The process of attaching the device involves harnesses around your pelvis and trunk that are connected to a computer-controlled table. The specialists overseeing the treatment will then input commands in the computer to customize the treatment parameters to your particular needs. The treatment is designed to target the spinal column and squeeze out the misaligned disks to get everything back into place.
Spinal decompression sessions only last 30 to 45 minutes, so they are short and to the point. The best part about spinal decompression services is that it is efficient for all sorts of vertebral issues and does not require bulky braces or invasive surgery to help eliminate the symptoms and correct the problem. While being hooked up to a machine to correct your spine might seem intimidating, it can make all the difference. Spinal decompression can be one of the better choices for treating your scoliosis non-invasively and with minimal inconvenience to your everyday life.
Physical Therapy and Exercise
While probably not an answer you expected, physical therapy can have some benefit to help minimize the effects of scoliosis and make your spinal column less of a problem. However, it is essential to note that physical therapy will not cure scoliosis but will only help mitigate the symptoms and make it easier to handle. There are specific exercises that keep scoliosis in mind and can help make the effects more tolerable and can help to accelerate the healing process when combined with other treatment types.
One of the best exercises you can use to combat scoliosis involves taking the leg that appears to be the longer of the two and elevating it on a step or small box of some kind. Then, lower the other leg down onto the floor and bend your knee. During the descending action, raise the corresponding arm to the leg being lowered as high as physically possible. This exercise should only be performed on one side in 2 or 3 sets of 5-10 reps.
Another exercise you can use involves entering a prone planking position with both arms stretched straight out as you push your hips back and up as far as you can. Hold the position for two seconds before lowering your hips back down as low as you can without discomfort. Once again, perform sets of 2 or 3 of 5-10 reps.
There also exists a scoliosis-specific exercise type known as Schroth exercises, which are asymmetric postural exercises. Schroth exercises are designed to subconsciously reinforce better posture habits to minimize the adverse effects of scoliosis and adjust the stance you take. In addition, using Schroth exercises can help improve the endurance of back muscles and mitigate pain levels attributed to scoliosis.
Unfortunately, none of these exercises are enough to overcome scoliosis entirely and should be combined with actual treatment to ensure you get the best possible results. However, using physical therapy and exercise should only be done with consent from your physician to ensure doing so does not inadvertently exacerbate the problem.
When is Surgery Inevitable?
With all the options available to repair the damage caused by scoliosis, you might be curious as to why surgery would ever actually be necessary. The answer is very simple. Scoliosis is not set in stone, and people will have varying degrees of curvature in their spine that will plague them. However, in some cases, the curve is so far out of line that surgery becomes the only viable option left.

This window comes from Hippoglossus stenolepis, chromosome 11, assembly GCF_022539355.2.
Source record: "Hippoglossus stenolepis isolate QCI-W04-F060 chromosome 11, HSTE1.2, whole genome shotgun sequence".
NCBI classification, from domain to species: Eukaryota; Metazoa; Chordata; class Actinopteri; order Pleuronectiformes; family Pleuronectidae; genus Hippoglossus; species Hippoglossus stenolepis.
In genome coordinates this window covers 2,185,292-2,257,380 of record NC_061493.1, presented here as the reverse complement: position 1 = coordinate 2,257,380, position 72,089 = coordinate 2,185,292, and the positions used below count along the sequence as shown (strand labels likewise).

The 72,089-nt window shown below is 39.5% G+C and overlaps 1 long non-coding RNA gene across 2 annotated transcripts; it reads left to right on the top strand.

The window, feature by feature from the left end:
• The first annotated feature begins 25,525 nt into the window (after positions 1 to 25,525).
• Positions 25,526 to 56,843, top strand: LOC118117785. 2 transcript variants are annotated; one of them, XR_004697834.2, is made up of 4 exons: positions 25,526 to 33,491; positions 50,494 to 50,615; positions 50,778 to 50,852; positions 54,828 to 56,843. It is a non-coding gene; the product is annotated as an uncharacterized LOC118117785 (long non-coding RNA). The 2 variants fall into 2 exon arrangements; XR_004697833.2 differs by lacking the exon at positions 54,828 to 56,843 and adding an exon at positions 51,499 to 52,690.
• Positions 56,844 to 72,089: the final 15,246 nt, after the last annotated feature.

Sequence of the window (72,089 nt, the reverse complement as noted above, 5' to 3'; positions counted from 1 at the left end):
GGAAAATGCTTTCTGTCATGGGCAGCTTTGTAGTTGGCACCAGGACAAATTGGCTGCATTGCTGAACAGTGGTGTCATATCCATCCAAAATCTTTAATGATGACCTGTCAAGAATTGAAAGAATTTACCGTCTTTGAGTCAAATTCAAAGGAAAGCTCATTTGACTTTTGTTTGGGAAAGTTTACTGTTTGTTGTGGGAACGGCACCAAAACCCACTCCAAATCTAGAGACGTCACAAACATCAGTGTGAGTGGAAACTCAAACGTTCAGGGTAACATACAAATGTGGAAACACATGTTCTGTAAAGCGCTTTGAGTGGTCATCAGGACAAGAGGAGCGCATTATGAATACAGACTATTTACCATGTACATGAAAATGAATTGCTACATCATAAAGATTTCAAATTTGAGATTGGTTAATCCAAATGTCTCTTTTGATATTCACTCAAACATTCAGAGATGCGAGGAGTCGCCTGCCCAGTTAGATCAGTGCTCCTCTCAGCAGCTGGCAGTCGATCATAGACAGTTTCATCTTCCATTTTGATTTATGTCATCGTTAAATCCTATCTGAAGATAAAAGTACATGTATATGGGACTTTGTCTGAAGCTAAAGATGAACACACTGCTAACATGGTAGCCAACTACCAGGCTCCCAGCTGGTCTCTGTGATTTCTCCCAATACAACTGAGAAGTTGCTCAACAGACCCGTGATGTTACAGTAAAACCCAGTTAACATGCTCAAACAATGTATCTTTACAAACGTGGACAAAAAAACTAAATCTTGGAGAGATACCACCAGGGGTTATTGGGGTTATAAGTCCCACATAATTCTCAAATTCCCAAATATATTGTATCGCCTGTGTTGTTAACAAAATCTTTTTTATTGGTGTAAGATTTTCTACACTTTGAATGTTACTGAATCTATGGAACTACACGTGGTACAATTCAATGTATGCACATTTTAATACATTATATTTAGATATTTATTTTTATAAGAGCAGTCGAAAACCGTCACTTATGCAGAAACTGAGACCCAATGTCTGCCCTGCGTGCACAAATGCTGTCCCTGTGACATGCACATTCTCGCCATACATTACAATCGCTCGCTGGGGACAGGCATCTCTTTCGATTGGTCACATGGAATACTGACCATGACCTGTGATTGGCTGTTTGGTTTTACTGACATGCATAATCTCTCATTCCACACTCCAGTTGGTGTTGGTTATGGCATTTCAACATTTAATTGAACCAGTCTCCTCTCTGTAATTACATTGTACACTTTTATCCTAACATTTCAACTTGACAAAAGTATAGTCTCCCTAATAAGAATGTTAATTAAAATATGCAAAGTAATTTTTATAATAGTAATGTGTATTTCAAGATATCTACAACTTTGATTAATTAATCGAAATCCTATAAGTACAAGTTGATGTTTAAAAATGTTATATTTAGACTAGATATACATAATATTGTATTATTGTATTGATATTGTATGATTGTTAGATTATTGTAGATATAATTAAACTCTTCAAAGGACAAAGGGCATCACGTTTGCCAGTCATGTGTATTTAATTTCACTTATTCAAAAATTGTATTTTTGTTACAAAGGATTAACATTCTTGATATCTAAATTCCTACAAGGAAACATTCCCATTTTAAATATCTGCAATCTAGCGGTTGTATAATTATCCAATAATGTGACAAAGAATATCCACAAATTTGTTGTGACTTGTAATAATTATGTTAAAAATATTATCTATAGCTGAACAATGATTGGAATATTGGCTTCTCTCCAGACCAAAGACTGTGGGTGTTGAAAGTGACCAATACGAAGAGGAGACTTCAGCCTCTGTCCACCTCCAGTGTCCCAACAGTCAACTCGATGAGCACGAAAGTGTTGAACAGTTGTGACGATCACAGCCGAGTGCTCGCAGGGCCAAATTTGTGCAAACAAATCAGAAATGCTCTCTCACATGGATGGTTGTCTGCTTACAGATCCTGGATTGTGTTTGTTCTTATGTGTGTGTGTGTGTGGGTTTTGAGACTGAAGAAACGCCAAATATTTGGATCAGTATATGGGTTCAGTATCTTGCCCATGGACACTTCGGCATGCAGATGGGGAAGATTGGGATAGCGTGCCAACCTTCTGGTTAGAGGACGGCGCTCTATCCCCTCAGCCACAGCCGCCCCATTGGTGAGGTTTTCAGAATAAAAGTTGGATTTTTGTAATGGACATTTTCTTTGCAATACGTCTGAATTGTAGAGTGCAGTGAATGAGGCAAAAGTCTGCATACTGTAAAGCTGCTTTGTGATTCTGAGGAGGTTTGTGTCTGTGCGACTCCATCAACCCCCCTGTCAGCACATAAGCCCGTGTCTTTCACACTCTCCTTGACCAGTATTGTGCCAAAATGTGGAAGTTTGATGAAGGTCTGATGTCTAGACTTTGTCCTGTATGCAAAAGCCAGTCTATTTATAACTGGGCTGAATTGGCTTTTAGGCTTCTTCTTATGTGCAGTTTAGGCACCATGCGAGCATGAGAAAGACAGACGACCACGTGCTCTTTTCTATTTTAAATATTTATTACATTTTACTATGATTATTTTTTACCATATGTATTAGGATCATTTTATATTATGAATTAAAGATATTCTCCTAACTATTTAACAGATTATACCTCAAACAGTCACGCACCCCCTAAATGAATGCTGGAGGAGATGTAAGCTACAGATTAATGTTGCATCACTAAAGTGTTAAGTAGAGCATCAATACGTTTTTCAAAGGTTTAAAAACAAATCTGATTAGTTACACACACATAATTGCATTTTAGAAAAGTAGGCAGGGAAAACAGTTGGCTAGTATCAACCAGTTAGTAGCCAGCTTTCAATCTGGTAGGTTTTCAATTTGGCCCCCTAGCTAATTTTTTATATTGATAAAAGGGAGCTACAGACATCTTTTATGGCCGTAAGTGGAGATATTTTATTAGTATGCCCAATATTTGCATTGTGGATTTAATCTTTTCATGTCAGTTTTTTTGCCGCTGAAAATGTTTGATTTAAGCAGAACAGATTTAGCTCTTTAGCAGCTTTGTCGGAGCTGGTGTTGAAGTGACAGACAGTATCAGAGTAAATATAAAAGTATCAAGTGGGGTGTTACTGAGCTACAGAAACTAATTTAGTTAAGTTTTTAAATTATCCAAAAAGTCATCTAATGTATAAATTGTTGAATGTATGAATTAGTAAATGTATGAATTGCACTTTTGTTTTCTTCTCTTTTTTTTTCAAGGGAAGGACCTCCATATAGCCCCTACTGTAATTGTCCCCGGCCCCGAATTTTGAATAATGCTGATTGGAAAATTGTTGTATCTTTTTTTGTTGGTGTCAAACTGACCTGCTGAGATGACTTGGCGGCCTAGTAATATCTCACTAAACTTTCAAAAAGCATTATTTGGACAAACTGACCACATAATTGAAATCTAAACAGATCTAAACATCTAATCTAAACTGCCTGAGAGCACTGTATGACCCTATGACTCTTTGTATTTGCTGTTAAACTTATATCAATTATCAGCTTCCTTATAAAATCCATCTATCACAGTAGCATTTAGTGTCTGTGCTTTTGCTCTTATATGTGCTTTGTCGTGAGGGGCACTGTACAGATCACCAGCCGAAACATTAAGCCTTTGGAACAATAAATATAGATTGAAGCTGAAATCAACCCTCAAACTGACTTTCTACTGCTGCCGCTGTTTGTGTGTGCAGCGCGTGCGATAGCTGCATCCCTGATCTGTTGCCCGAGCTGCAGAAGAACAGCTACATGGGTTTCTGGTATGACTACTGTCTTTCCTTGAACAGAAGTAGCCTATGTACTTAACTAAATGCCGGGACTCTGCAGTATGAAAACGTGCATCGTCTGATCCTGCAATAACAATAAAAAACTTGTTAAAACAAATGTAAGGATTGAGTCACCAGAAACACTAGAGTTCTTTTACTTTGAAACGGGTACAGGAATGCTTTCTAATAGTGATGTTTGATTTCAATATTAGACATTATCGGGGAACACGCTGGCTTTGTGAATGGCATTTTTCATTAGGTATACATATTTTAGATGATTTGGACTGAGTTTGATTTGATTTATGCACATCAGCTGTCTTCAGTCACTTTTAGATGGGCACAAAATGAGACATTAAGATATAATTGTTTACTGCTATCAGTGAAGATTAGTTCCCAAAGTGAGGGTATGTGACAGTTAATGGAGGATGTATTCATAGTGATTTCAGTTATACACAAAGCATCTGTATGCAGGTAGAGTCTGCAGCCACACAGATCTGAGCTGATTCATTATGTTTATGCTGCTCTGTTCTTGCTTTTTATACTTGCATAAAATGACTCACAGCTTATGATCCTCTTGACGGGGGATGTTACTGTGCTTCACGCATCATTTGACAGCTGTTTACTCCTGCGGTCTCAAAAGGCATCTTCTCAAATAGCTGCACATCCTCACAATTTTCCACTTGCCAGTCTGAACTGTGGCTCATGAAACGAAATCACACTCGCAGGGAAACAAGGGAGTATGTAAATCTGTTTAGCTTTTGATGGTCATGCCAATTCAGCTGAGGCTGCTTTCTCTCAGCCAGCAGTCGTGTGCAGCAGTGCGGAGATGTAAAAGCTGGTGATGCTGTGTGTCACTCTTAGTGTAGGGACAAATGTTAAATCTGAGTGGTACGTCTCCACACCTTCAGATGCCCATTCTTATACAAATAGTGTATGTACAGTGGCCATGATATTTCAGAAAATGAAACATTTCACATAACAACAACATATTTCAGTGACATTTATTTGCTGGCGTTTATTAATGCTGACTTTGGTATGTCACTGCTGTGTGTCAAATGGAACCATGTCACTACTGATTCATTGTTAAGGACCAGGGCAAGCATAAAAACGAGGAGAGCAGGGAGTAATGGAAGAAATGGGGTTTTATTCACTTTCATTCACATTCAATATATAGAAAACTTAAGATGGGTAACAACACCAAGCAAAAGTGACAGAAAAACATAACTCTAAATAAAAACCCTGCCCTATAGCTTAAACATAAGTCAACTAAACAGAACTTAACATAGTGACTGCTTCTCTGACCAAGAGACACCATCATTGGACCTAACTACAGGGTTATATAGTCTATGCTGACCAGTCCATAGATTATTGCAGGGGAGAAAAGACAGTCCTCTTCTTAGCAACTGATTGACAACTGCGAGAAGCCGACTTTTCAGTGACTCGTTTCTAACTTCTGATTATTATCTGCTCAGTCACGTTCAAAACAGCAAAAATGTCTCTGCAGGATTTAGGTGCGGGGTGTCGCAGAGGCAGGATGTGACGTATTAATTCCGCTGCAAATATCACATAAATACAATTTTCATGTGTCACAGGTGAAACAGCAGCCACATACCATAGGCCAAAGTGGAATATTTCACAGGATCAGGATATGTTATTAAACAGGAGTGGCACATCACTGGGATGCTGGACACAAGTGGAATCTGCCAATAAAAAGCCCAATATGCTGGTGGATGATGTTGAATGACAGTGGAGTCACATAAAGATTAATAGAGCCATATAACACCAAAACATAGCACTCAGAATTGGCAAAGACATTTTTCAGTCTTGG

The upshot is that the spinal distortion that warrants surgery is rare enough that you would need to have a radically damaged spine even to have to worry about considering it. According to medical professionals, the only time surgery is recommended without fail is when the deviation of the spine is 50 degrees or more. Such a radical deviation can lead to complications in the shape and formation of the rib cage. In addition, this distortion can lead to general discomfort and, more urgently, damage to the organs within.
However, since deviations of 50 degrees or greater are extremely unlikely without severe injury that would warrant surgical procedures anyway or the condition going unnoticed for long enough that it simply deteriorates to that point, you are unlikely to need surgery. In most cases, the non-surgical solutions for dealing with scoliosis will be more straightforward for your needs and should not incur further damage.
Scoliosis is extremely unpleasant and downright detrimental to our overall physical health, with many potential complications that can spread and make it near impossible to function. While surgery may be required for the extremely severe forms of scoliosis, it will not be mandatory for the more common types. It is all dependent on how far out of line your spine is in relation to the spinal column.
With less than a 25-degree deviation, you will not need extensive treatment. With a 25-degree deviation, more advanced treatment will be required, but surgery will not be essential to your recovery. Only those with a 50-degree deviation will have to worry about seeking out surgical correction. If you do not fall under that criterion, any of the alternatives we have discussed can serve as effective treatment avenues to rectify the effects of your spinal deviation.
There are plenty of clinics and facilities that will make less invasive treatments available to you and can help to bring you back to the quality of life you deserve. However, before you commit to any form of treatment, we urge you to consult with your primary care physician to verify what the best course of action is for your health. Until then, we hope you stay happy as you take your health to the Next Level.
If you have any comments, questions, or concerns regarding scoliosis, its treatment, or what we can do for you, please feel free to reach out and contact us at any time! We understand that it’s a stressful condition to live with, and would be more than happy to clear up any of those questions or concerns you may be having.